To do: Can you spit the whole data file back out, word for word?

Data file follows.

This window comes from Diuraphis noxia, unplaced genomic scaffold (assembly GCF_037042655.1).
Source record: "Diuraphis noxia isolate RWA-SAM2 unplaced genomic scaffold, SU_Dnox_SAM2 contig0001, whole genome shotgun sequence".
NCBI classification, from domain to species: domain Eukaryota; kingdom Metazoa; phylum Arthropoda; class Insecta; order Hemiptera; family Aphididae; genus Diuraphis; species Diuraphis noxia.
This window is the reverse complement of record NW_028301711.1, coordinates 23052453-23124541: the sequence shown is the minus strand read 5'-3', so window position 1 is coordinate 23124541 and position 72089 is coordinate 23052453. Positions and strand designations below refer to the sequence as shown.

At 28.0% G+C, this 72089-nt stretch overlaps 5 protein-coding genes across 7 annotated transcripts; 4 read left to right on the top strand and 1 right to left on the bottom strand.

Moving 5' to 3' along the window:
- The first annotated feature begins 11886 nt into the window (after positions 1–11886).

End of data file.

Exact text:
This window comes from Diuraphis noxia, unplaced genomic scaffold (assembly GCF_037042655.1).
Source record: "Diuraphis noxia isolate RWA-SAM2 unplaced genomic scaffold, SU_Dnox_SAM2 contig0001, whole genome shotgun sequence".
NCBI classification, from domain to species: domain Eukaryota; kingdom Metazoa; phylum Arthropoda; class Insecta; order Hemiptera; family Aphididae; genus Diuraphis; species Diuraphis noxia.
This window is the reverse complement of record NW_028301711.1, coordinates 23052453-23124541: the sequence shown is the minus strand read 5'-3', so window position 1 is coordinate 23124541 and position 72089 is coordinate 23052453. Positions and strand designations below refer to the sequence as shown.

At 28.0% G+C, this 72089-nt stretch overlaps 5 protein-coding genes across 7 annotated transcripts; 4 read left to right on the top strand and 1 right to left on the bottom strand.

Moving 5' to 3' along the window:
- The first annotated feature begins 11886 nt into the window (after positions 1–11886).